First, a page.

The altitude of Tibet ranges from approximately 2,000 meters to 5,000 meters. For example, Lhasa, is 3,600 meters high, while Xining in Amdo is only 2,200 meters high. During your tour, it is likely that you will cross mountain passes reaching higher than 4,000 meters. We recommend that travelers take precautions against altitude sickness. It is always helpful to spend a couple of days in your arrival city to acclimate to the altitude before continuing on to higher altitudes, especially when trekking.
What should I pack for my tour?
Packing for your tour depends on the time of year and where you will be going. Click this link to see a general suggested packing list [insert link to packing list]. Once you decide on your tour, we can email you a packing list suggesting the items to bring for your particular tour.
Do I need any special vaccines to travel in Tibet?
You should be up to date on all of your standard vaccinations. Many people choose to get additional vaccinations before coming, such as for rabies. Please consult your physician or local travel medicine clinic for the most up to date advice on vaccinations needed for Tibet.
Do most hotels and restaurants accept credit cards?
No, most places in Tibet do not accept credit cards, only cash. Travelers cheques are not recommended. Your tour will include the cost of hotels, but you will need money for food, entrance tickets, and souvenirs. Currently, there are at least two national commercial banks that accept foreign ATM cards. These banks are easy to find in major cities such as Xining and Chengdu, however, they are not easy to find in many of the outside areas. For this reason, we recommend that you have enough cash (Chinese Yuan Renmibi) with you to last your entire tour. When you arrive to for your tour, you can either use your ATM at one of these national banks (but note there is a limit on the amount you can withdraw each day), or you can exchange money. We can help you with this when you arrive.
Will I be able to use my mobile phone, or access internet during my tour?
Mobile or cellular phone access is widely available in all three Tibet regions. Depending on your type of phone, you may need to purchase a Chinese SIM card when you arrive from one of the three Chinese service providers, China Mobile, China Unicom, or China Telecom. China Mobile has the largest coverage area throughout the remote regions of Amdo and Kham, but in 2012, they changed their computer system and as a result have not been able to sell SIM cards to foreigners. The other providers have very good coverage in most areas. We will keep you updated on any changes.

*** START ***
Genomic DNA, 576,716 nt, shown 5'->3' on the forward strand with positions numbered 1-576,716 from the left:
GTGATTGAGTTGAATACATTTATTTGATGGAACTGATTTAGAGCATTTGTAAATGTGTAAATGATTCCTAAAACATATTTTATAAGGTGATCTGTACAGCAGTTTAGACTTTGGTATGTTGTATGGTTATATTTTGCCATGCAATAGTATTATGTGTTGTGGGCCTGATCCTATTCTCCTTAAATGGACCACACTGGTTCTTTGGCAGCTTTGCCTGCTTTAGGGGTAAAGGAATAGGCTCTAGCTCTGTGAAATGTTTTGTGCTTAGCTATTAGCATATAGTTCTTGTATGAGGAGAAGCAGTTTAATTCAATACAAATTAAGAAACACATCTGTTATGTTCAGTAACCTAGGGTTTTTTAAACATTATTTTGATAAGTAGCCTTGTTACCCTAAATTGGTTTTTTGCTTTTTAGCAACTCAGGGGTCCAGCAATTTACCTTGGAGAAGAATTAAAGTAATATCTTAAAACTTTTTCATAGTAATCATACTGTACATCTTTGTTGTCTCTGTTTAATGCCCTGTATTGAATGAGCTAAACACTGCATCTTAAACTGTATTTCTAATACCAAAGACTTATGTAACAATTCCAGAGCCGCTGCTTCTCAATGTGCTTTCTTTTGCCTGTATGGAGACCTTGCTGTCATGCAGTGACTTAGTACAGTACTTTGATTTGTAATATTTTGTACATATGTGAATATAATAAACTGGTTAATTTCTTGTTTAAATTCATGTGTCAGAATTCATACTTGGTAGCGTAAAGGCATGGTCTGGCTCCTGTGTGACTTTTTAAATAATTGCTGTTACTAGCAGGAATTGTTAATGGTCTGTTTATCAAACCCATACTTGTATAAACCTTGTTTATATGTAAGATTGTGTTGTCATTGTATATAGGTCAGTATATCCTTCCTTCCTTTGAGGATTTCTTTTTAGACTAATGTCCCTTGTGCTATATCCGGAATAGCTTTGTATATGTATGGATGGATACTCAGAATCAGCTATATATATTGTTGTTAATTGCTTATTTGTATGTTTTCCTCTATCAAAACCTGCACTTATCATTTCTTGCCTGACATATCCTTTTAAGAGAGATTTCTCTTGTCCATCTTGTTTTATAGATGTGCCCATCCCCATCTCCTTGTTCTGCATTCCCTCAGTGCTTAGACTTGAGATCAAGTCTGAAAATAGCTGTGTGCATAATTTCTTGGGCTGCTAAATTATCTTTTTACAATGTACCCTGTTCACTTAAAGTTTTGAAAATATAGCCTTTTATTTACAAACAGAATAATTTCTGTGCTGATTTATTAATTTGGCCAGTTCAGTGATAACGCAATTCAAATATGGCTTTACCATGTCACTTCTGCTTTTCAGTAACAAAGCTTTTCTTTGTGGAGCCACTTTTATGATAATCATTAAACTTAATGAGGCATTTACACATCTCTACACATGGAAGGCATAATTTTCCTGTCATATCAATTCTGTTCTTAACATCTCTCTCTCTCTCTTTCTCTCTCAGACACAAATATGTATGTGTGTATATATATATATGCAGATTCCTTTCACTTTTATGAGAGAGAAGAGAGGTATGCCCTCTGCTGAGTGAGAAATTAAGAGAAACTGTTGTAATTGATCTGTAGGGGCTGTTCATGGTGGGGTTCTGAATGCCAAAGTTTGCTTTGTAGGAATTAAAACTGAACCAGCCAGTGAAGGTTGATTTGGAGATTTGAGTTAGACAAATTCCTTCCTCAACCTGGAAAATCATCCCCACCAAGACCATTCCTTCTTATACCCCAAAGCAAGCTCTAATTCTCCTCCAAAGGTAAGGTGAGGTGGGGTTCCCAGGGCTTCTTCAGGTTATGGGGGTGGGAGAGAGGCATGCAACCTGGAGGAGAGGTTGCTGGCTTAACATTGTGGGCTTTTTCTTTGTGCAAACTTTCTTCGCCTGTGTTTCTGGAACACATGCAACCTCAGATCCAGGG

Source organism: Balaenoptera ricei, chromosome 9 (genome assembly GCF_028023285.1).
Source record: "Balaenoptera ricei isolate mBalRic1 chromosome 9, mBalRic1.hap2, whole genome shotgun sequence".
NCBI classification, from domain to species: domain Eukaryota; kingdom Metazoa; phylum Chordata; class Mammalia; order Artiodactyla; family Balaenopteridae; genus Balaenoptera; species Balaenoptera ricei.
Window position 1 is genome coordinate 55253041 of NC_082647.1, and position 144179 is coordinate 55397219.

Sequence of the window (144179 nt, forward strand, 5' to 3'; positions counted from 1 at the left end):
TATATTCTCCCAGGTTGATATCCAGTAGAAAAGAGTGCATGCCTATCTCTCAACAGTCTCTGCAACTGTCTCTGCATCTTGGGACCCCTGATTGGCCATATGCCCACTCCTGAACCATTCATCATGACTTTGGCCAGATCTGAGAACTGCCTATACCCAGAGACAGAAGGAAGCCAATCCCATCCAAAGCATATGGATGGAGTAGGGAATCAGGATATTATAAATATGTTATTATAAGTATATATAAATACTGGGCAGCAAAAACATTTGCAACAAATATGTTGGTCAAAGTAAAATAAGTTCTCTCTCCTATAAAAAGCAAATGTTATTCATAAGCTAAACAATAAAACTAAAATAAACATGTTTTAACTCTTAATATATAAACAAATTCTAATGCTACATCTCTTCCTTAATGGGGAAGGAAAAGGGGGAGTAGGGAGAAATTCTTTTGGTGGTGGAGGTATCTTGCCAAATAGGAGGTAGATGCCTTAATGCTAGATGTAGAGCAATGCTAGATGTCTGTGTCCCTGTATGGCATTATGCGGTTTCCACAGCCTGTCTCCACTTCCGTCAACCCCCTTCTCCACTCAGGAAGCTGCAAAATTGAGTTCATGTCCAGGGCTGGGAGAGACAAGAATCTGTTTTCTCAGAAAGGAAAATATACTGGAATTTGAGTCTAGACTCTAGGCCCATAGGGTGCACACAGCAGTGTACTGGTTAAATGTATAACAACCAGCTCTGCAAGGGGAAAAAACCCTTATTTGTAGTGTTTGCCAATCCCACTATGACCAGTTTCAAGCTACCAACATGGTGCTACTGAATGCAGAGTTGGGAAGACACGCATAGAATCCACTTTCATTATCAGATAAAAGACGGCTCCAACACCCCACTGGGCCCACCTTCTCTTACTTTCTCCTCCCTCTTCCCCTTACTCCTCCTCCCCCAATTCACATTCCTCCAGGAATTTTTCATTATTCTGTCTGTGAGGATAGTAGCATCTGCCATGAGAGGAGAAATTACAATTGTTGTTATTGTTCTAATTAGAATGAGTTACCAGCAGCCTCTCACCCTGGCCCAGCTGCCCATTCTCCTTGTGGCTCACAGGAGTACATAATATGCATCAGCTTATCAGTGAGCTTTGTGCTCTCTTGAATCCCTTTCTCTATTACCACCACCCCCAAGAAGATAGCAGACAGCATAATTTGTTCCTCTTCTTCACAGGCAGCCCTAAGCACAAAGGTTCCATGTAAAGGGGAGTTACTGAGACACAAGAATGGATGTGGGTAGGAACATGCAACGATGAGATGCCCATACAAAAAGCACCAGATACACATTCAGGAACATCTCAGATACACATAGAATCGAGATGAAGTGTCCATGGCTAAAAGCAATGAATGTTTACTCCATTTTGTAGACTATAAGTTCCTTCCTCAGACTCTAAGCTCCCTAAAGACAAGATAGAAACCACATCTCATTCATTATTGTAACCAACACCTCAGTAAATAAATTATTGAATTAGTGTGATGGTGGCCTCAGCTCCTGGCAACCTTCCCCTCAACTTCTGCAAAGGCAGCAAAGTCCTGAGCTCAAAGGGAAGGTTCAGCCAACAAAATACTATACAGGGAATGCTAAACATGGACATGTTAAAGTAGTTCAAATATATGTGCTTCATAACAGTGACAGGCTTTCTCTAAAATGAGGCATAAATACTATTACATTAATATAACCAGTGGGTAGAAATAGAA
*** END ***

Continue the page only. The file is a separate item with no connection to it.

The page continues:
Wi-fi is becoming more available throughout Tibet, but still, it is not generally provided in most hotels outside of major cities. In some locations, we can find cafes or small restaurants that offer wi-fi if you need urgent access. Many towns also have internet cafes, however, for the past year, it has not been possible to use those computers without a Chinese identification card. If you expect to need regular internet access during your tour, we recommend that you bring your own wi-fi hotspot device.
What is Yak Butter Tea, and does it really taste good?
So many guidebooks and travel websites have written about "Yak Butter Tea" that the drink has become synonymous with Tibet. We must first explain that the name is technically incorrect. In Tibetan, the "yak" is the male and does not produce milk, just like bulls. Saying "yak butter" is like saying "bull milk" in western countries. Milk (and its products) come from the females which are called "dri" in Tibetan. So, "Butter Tea" is a traditional Tibetan beverage made by blending hot black tea, butter, salt, and sometimes tsampa (toasted barley flour) or ground walnuts. It is really quite delicious. The trick is that you need to not think of it as a "tea" because your tastebuds will be confused. Instead, simply think of it as a savory beverage, like a broth. It is very warming and comforting, especially during cold Tibetan winters.